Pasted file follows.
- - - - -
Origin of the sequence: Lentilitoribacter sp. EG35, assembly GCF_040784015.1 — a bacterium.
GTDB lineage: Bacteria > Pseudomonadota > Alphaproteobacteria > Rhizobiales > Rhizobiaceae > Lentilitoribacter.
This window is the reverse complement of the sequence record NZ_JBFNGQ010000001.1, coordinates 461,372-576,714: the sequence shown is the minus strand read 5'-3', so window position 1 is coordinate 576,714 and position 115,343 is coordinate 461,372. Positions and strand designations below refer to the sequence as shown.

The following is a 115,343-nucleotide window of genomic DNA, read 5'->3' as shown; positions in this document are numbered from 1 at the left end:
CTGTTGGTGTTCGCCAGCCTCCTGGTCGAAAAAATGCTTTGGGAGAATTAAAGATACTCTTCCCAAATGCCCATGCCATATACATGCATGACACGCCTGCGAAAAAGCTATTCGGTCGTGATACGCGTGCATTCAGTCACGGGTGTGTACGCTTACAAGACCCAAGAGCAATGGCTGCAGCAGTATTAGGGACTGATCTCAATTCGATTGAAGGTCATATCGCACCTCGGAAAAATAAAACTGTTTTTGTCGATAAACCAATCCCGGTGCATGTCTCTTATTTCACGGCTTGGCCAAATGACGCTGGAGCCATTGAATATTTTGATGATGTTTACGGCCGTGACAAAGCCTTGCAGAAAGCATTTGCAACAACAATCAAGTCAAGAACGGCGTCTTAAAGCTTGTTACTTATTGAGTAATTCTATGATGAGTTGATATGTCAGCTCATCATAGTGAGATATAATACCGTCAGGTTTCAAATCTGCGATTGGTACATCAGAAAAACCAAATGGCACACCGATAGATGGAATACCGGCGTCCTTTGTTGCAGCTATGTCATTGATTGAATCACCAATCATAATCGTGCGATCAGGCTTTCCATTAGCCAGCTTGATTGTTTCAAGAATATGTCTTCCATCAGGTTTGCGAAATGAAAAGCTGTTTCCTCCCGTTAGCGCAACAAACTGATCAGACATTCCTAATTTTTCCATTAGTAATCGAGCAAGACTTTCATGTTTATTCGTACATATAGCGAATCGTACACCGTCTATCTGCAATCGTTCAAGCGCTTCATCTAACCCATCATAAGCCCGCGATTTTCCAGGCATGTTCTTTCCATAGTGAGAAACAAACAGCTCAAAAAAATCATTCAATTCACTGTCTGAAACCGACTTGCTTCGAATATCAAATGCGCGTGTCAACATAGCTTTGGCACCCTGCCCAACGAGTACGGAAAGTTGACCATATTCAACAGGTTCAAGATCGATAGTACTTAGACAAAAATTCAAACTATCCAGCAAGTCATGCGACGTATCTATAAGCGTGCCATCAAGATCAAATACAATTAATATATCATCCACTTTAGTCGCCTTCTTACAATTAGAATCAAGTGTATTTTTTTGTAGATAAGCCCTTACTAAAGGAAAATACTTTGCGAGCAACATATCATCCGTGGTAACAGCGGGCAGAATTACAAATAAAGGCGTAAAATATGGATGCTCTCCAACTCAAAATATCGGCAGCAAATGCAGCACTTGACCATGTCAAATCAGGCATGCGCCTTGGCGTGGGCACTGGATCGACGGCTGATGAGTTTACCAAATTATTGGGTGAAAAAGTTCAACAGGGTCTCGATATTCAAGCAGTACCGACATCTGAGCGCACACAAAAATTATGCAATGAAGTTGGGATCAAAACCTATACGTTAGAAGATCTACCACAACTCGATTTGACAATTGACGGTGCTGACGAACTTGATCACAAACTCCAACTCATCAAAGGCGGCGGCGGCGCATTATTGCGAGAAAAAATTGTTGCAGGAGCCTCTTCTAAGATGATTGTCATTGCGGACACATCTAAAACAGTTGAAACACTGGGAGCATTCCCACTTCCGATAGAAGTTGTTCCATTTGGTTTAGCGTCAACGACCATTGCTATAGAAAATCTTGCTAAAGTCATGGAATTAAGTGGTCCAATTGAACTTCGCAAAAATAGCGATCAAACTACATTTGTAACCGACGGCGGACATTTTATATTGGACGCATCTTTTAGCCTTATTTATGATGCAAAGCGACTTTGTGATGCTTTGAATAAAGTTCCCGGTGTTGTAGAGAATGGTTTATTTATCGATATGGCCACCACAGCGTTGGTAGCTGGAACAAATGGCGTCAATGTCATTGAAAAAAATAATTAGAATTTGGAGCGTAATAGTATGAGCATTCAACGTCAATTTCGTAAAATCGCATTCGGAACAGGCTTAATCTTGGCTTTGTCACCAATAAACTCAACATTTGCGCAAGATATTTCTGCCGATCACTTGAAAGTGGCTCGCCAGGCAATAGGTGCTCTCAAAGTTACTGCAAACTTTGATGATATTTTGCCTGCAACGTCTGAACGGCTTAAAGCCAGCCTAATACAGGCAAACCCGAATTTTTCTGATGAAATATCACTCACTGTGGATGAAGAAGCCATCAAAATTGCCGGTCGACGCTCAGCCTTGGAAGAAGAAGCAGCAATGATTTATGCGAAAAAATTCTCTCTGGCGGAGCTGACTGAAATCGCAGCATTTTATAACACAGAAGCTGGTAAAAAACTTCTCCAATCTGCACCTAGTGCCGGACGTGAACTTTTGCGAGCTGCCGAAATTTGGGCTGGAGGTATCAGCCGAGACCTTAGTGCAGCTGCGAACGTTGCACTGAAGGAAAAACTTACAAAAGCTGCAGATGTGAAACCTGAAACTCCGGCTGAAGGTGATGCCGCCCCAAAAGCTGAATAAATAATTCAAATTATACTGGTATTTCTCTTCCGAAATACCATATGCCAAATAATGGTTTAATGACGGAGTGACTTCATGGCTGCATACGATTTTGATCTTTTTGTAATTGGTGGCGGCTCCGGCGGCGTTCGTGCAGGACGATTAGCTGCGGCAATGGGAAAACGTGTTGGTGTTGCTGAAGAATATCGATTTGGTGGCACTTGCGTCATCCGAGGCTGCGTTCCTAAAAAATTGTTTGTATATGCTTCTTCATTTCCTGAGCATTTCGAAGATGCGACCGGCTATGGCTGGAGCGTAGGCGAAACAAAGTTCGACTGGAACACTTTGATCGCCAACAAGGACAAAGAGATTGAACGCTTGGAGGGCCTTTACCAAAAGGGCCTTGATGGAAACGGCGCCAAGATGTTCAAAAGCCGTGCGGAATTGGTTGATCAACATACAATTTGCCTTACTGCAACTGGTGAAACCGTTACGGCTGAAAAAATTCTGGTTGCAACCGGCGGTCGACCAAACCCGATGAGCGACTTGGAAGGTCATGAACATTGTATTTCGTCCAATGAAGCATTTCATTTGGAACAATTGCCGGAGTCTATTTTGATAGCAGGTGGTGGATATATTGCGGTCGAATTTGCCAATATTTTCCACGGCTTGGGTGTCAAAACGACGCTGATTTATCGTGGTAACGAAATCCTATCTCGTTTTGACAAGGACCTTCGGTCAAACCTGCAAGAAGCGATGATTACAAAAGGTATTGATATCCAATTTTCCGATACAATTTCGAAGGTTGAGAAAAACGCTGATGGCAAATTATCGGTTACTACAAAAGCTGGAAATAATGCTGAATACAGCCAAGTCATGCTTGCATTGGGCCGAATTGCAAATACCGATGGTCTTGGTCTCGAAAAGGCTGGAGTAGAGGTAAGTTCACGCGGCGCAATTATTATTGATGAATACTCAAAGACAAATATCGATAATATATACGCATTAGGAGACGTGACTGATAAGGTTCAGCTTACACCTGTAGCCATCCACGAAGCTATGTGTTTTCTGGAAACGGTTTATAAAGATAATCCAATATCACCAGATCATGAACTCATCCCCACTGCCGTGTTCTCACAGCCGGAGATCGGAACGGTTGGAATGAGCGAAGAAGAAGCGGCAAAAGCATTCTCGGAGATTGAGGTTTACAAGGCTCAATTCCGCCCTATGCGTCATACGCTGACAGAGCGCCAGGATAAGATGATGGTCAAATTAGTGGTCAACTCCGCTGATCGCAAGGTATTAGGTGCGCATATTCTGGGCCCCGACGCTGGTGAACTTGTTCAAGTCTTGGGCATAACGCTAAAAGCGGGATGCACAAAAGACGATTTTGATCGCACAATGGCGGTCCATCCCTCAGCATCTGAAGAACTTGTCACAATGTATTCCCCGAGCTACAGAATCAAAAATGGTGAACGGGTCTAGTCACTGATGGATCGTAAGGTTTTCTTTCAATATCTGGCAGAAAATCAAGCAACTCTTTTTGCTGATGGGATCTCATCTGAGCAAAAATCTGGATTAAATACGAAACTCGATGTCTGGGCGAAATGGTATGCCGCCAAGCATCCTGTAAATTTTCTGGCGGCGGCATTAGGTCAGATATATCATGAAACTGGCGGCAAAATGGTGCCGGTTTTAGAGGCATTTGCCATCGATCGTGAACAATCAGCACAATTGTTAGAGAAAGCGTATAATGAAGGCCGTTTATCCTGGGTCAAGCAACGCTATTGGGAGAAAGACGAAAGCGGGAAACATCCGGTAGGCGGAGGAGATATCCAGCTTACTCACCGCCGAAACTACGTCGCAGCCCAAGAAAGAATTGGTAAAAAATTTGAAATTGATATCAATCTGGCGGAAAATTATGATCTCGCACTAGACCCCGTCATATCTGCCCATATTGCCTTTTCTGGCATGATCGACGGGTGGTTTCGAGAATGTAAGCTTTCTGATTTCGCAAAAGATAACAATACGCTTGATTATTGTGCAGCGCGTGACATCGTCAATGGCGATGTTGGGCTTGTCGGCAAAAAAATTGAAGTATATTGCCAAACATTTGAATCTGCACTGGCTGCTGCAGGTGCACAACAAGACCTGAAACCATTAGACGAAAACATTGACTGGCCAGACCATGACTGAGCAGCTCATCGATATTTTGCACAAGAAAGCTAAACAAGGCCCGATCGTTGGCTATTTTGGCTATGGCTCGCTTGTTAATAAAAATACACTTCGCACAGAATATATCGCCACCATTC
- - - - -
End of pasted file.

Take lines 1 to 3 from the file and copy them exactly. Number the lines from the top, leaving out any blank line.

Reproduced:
Origin of the sequence: Lentilitoribacter sp. EG35, assembly GCF_040784015.1 — a bacterium.
GTDB lineage: Bacteria > Pseudomonadota > Alphaproteobacteria > Rhizobiales > Rhizobiaceae > Lentilitoribacter.
This window is the reverse complement of the sequence record NZ_JBFNGQ010000001.1, coordinates 461,372-576,714: the sequence shown is the minus strand read 5'-3', so window position 1 is coordinate 576,714 and position 115,343 is coordinate 461,372. Positions and strand designations below refer to the sequence as shown.